He has attracted a degree of media attention through his advocacy for a ‘grown-up’ debate on drugs, challenging the efficacy of outright prohibition.
Barton at his worst has been described as a maverick and at his best as a maverick.
Frank Daly is currently Chairman of Ireland’s National Asset Management Agency (NAMA) having been appointed by the Minister of Finance on 21st December 2009. The Agency was established to manage property and related assets secured by loans with a par value of €74 billion which it acquired from Irish Banks as part of the response to Ireland’s banking crisis.
Prior to his appointment to NAMA, from December 2009, Frank was a Government appointed Public Interest Director of Anglo Irish Bank under the Banks Guarantee Scheme.
In 2008 and 2009 Frank chaired the Commission on Taxation which was set up to review the structure, efficiency of the Irish Taxation System. The Commission reported in September 2009.
Frank retired as Executive Chairman of the Revenue Commissioners (Ireland’s Tax and Customs Administration) in March 2008 having been Chairman since 2002, a Commissioner since 1996 and Accountant General of Revenue and Head of Strategic and Business Planning since 1993. He had joined Revenue in 1963 serving initially in Ireland’s Customs Service.
Frank is a native of Abbeyside, Dungarvan, Co. Waterford. He was educated at Abbeyside National School, Dungarvan C.B.S., University College, Dublin and Dublin Institute of Technology. He holds a BComm Degree and a Diploma in European Community Law. In 2010 he was awarded an Honorary Doctorate of Laws by the University of Limerick in recognition of distinguished public service.
David J Dausey, Ph.D., FACE
An internationally respected public health and health care expert, David Dausey, Ph.D., has worked with senior health officials in more than 20 countries and experts at international organizations and foundations such as the World Health Organization, the United Nations, the Global Health and Security Initiative and the Rockefeller Foundation.
Domestically, he has collaborated with more than 100 state and local public health agencies and health care organizations in every region of the country and with large federal agencies such as the U.S. Department of Veterans Affairs and the U.S. Department of Health and Human Services.
Currently, Dausey serves as dean of the School of Health Professions & Public Health at Mercyhurst University; chair and professor, Public Health Department; and director of the Mercyhurst Institute for Public Health. Prior to Mercyhurst, Dausey was a professor at Carnegie Mellon University and the senior director of health programs and initiatives at CMU’s Heinz College. Dausey also worked at the RAND Corporation’s Global Health Division, engaged in groundbreaking research on public health systems and global health.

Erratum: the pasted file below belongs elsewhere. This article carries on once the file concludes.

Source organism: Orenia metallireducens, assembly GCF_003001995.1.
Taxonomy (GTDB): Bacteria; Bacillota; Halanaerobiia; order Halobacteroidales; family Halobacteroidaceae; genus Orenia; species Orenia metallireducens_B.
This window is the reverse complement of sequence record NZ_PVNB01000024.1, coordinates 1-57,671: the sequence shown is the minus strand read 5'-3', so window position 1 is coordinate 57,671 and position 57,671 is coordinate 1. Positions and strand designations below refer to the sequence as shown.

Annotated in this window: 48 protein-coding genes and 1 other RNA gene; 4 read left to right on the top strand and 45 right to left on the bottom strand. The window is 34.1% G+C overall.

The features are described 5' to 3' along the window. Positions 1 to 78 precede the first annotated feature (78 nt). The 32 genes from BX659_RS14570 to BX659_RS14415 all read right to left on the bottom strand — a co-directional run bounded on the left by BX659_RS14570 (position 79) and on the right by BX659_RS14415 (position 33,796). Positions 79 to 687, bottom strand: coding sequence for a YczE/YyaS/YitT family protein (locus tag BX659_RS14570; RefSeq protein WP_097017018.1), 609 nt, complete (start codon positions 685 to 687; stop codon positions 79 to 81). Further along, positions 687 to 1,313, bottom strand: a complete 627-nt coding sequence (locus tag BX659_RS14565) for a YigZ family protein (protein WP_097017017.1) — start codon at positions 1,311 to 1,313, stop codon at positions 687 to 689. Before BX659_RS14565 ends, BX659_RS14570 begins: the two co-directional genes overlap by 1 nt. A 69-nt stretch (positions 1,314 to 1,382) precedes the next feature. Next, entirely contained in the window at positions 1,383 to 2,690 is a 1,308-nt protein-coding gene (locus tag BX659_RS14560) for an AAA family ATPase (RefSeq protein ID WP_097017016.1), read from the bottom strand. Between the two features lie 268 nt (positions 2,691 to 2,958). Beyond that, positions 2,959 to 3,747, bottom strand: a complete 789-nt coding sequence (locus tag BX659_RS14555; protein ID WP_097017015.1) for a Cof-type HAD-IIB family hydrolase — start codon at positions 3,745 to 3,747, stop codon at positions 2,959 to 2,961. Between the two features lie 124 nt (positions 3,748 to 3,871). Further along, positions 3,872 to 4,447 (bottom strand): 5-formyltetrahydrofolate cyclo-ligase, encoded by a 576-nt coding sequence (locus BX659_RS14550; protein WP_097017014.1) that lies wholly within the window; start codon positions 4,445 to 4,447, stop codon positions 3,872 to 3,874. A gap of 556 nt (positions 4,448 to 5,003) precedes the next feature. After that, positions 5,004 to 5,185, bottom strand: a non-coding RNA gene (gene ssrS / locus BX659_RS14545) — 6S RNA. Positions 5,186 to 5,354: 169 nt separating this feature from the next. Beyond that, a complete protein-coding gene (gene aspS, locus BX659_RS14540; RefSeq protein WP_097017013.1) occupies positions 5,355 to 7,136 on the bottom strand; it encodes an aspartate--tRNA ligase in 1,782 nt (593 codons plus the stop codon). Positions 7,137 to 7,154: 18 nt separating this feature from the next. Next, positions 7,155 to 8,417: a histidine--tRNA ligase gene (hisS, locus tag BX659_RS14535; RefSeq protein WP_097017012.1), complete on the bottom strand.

Dausey has led and directed externally funded research projects totaling nearly 10 million dollars. He is the author of more than 100 scholarly publications and reports including articles in top-tier journals such as the American Journal of Public Health, Health Affairs, and the American Journal of Psychiatry. His work is translated into more than a dozen languages and has been featured by domestic and international media outlets such as USA Today, the Atlantic Journal-Constitution, the San Francisco Chronicle, the Chicago Tribune, the Washington Post, U.S. News and World Report, CNN, CBS News and MSNBC.
Dale L. Watson
Dale Watson is senior executive advisor at Booz Allen Hamilton, where he advises top-level management in areas related to law enforcement, counterterrorism and counterintelligence. He acts as liaison between government agency leaders within the FBI, DHS, CIA, DoD and Booz Allen Hamilton’s top management.
Watson retired from the FBI in 2002 after 24 years of service. Previously he was the executive assistant director for counterterrorism (CT) and counterintelligence (CI). He was involved in every major terrorist investigation during the nineties, among them the first World Trade Center attack, the Oklahoma City bombing, the East Africa Embassy bombings, the USS Cole bombing, the Anthrax Attack, and the second World Trade Center/Pentagon attack on 9/11. Additionally, he had overall U.S. counterterrorism responsibilities for the summer Olympics in Australia and the winter Olympics in Salt Lake City.
In the area of CI, he was involved in numerous espionage investigations and sensitive intelligence work. Other areas of responsibility included the National Infrastructure Protection Center, the National Domestic Preparedness Office, the development and implementation of the FBI’s Rapid Deployment teams, the expansion of the FBI’s Legal Attaché program, and the information sharing initiatives between the federal, state and local law enforcement agencies. Prior to the 9/11 attacks, Watson developed an innovative strategic plan called MAXCAP 05, which identified a method for the FBI to be proactive in CT matters.
Watson has testified numerous times before congress on CI and CT issues. He was a regular participant of the National Security Council and regularly briefed all senior members of the previous and current administrations to include Presidents Clinton and Bush.